Daimús is a small municipality in the Safor comarca, in the Valencian Community close to the Mediterranean sea in Spain. It has a population of around 20,000 in summer; the municipality is divided into three parts: el Poble: the most ancient part. It is composed of one-floor houses and a church. Els Pedregals: a group of bungalows near a small church 1 km from the main village. La Platja: a group of buildings only used in summer holidays by tourists from Madrid, it is 1.5 kilometer from the village. Daimús is a small municipality near the town of Gandia, the most important in the area. Daimús was founded in the 13th century, after the Reconquista; the historical importance of Gandia during the Renaissance made the rest of the small towns around it live under its shadow. As a result, Daimús' history is not well known by its inhabitants; the beach was unpopulated until the 1960s, when the many French tourists took advantage of the exchange rate and bought apartments by the sea. Some examples are the La Torre and Costa Blanca apartment buildings.
In the late 1960s, the Spanish economy flourished and many Spaniards could afford a second house for the summer season. Thus, more apartment buildings appeared, such as Semiramis, Costa Blanca II, Finamar I, Finamar II and Pinocho. Once it was called a family beach because it had no hotels, because it was small, it used to have a summer cinema called Terraza Daison. In the 1970s, it had one of the earliest Pacha discothèques, since closed. In the late 1990s, Daimús doubled its size in about 6 years. For many centuries Daimús was a rural area with crops of oranges, it became a tourist area due to its proximity of the sea and the fields became new buildings. Most of the population now work in the nearby cities of Gandia. Webpage - Daimús Página Web de Daimús Daimús Community Manager
The Valencian Community is an autonomous community of Spain. It is the fourth most populous autonomous community after Andalusia and Madrid with more than 4.9 million inhabitants. Its homonymous capital Valencia is metropolitan area in Spain, it is located along the Mediterranean coast on the east side of the Iberian peninsula. It borders with Catalonia to the north and Castilla–La Mancha to the west, Murcia to the south; the Valencian Community consists of three provinces which are Valencia and Alicante. According to its Statute of Autonomy, the Valencian people are a nationality, their origins date back to the Aragonese reconquest of the Moorish Taifa of Valencia, taken by James I of Aragon in 1238 during the Reconquista. The newly founded Kingdom of Valencia was granted wide self-government under the Crown of Aragon. Valencia experienced its golden age in the 15th century. Self-government continued after the unification of the Spanish Kingdom, but was suspended in 1707 by Phillip V of Spain as a result of the Spanish War of Succession.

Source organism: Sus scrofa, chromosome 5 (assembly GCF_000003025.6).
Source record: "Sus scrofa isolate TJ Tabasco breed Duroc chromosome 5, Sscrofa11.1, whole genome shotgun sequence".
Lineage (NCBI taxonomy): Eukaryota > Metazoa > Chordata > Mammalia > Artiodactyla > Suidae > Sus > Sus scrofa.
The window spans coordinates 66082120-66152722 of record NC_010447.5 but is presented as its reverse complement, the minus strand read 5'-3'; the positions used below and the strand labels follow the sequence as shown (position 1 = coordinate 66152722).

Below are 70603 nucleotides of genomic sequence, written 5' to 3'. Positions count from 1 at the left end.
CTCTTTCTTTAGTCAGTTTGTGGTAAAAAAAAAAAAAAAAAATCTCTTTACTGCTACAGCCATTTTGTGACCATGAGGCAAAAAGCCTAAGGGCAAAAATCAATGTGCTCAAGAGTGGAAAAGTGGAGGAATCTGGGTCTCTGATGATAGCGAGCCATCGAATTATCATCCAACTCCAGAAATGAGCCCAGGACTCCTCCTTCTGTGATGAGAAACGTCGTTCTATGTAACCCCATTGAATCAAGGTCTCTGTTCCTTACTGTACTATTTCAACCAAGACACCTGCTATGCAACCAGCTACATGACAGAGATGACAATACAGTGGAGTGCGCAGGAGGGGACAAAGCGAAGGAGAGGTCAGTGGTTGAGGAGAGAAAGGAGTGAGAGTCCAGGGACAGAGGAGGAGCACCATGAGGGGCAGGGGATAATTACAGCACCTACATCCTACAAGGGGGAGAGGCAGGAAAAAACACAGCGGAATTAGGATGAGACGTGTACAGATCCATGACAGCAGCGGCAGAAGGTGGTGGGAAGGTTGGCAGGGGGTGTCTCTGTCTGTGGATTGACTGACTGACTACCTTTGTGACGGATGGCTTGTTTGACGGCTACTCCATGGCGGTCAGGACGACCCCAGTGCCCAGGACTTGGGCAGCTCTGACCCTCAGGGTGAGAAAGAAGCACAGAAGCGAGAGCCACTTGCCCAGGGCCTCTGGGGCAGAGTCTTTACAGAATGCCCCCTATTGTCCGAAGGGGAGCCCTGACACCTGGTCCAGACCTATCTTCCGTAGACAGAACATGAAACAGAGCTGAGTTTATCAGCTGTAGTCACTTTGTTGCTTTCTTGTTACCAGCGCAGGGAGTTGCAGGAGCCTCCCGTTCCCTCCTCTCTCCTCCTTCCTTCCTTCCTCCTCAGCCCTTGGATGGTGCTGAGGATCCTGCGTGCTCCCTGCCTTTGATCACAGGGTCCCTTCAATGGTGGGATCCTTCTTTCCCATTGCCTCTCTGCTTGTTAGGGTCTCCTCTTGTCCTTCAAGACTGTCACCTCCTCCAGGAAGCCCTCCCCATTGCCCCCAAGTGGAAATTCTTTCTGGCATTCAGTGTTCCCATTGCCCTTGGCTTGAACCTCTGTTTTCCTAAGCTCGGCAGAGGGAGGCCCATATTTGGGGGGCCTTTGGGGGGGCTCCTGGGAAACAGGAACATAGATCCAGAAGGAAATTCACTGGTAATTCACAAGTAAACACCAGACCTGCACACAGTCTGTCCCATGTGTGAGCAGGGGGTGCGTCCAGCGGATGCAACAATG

Valencian nationalism resurged towards the end of the 19th century, which led to the modern conception of the Valencian Country. Self-government under the Generalitat Valenciana was reestablished in 1982 after Spanish transition to democracy. Many Valencian people speak Valencian, the region's own co-official language, a southwestern dialect of Catalan standardised by the Acadèmia Valenciana de la Llengua. Valencian is a diglossic language, repressed during Franco's dictatorship in favour of Spanish. Since it regained official status in 1982 in the Valencian Estatut d'Autonomia. Valencian has been implemented in public administration and the education system leading to an exponential increase in knowledge of its formal standard. Valencian is understood by more than half of the population living within the Valencian Community. Valencia was founded by the Romans under the name of "Valentia Edetanorum", which translates to'Valiance of the Land of the Lamb'. With the establishment of the Taifa of Valencia, the name developed to بلنسية, which became Valencia after the expulsion of the Moors.